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Adding Food to Soap -a Guide for Soapmakers

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using food in soap

Modified from Kandra’s original post on Soapmaking Natural Ingredients Forum

Soap makers seems to always think “hrmmm I wonder if I can soap that”, especially when it comes to “food-stuff”. Maybe it’s because soaping and cooking are so similar? 🤔 hmmmmm… Can we (and should we) add things like fruits, veggies, teas, juices, herbs, etc. to our soaps? The TLDR is, heck yes! We’re soapers, let’s soap it! But really, let’s see what happens if we do, and talk about what it brings to the soap (including coloring soap naturally!)

Let’s start with the “why” when it comes to adding Food to Soap

Let’s start with the soapy elephant in the room. No one really knows whether the beneficial properties of anything you add to soap survive saponification.  Most of what I’ve been able to find is based on anecdotal evidence.  Without some scientific testing, I don’t really know if the skin-soothing property of aloe vera will  survive the lye monster but I can tell you from personal experience that it appears to (along with the astringent properties of cucumber.)

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We do have one study that we should mention. It shows that the natural antioxidants from wild berries improve the shelf life of natural soaps!

Anecdotal properties aside, adding these ingredients to soap can have some real benefits:

  • Bubbles
  • Creamy lather
  • Amazing natural colors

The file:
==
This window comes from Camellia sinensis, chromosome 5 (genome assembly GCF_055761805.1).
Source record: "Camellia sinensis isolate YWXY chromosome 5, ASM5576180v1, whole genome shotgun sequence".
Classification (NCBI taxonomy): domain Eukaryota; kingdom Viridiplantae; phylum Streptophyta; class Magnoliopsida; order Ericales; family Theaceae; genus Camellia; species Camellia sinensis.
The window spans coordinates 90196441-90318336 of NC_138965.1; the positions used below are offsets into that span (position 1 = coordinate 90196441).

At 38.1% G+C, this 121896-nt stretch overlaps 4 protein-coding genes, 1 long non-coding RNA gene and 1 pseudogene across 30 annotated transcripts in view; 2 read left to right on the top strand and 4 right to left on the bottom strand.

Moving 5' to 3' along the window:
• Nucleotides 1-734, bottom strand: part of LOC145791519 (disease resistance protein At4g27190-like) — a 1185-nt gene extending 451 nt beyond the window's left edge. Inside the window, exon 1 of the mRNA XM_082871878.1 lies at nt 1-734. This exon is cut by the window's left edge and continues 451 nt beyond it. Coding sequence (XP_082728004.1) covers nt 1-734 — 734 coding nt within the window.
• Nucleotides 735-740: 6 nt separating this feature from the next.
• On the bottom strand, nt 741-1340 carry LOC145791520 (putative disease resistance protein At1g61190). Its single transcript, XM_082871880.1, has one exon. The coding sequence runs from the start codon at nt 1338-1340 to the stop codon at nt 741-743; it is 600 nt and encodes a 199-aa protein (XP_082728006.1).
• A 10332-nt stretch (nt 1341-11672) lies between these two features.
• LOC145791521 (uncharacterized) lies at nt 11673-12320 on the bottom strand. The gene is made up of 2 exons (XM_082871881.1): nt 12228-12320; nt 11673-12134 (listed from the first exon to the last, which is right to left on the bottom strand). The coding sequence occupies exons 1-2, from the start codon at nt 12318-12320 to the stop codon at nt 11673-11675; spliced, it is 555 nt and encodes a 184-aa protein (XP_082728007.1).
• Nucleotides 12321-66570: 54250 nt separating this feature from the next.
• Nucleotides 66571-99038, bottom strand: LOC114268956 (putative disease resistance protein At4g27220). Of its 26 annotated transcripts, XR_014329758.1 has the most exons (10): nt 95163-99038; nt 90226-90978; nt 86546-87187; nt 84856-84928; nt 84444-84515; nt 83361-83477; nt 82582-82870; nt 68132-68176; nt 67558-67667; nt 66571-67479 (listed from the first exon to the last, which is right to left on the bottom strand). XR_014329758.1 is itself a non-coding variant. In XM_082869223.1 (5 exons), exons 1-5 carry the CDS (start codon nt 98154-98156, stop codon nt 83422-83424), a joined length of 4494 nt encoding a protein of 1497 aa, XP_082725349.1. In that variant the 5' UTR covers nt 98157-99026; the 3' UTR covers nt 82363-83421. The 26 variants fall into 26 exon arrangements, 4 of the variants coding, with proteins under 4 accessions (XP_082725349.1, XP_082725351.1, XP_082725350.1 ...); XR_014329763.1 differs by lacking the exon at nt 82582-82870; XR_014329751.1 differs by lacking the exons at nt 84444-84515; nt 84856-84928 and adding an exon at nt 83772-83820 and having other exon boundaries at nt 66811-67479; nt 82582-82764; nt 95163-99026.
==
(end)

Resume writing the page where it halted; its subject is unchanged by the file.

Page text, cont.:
• and even exfoliation.
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And now for the “when” and “how” (aka how much to use, and when to add it) when putting food in soap

Typically, I add everything to my oils. This prevents the “grrrr I forgot” moment after you’ve already added the lye solution. It also eliminates the issues of scorching if using the additives to dilute the lye. Not to mention that you never have to guess if all of your lye was dissolved in your milk (or juice, or beer, etc.)

Here’s a quick run down on how I make soap:

  1. Measure oils and butters into the pot. Give it a blitz with the blender to make sure there are no giant clumps of butters or solid fats. I typically don’t warm my oils (but there’s always the exception).
  2. Mix my lye solution or measure out from my master batch if I’m in a big production swing.
  3. Add any extras to my oils – be it kinds of milk, purees, essential oils and clays, or even extra water.
  4. Double-check everything.
  5. Add lye solution and make soap!

I’m just imagining goat milk soapers cringing at this. Wondering why on earth I would use water when I could be using goat milk! Well, I never said my way is the only way, did I? Nope! We’ll chat more about milk in a moment, but first, let’s chat about my lye solution:

The minimum amount of water needed to make soap is 1-part water to 1-part lye (1:1).  This is necessary to dissolve all the sodium hydroxide prior to safely add it to your base oils.  Aside from that, any additional water (or juice, tea, etc.) is up to the soap maker.  Just keep this in mind when formulating the “water” for your recipes:

  • Adding too much water (in my experience anything over 1.75:1) to cold-process soap will generate more heat than you need. You’ll end up with volcanos, heat tunnels, alien brains, and soft soap.
  • In hot process, this extra water can be a great tool to speed up the saponification process, help with fluid batter, etc. But you can also add extra fluids after the cook (like juices and milk).
  • When working with liquid foodstuffs, like milk, keep in mind that the amount of “water” in your liquid is less than the amount of liquid you measure out.  Meaning: 100g goat milk does not have 100g of water which is needed to dissolve 100g lye. This means you might need 2:1 milk/lye to safely dissolve all the sodium hydroxide. (or you can do it as I do, and just add the milk to the oils 😉).

Ok, with that said, here’s the “how” and “when” for various food-stuff that you can add to your soap… along with some additional “whys” for each type: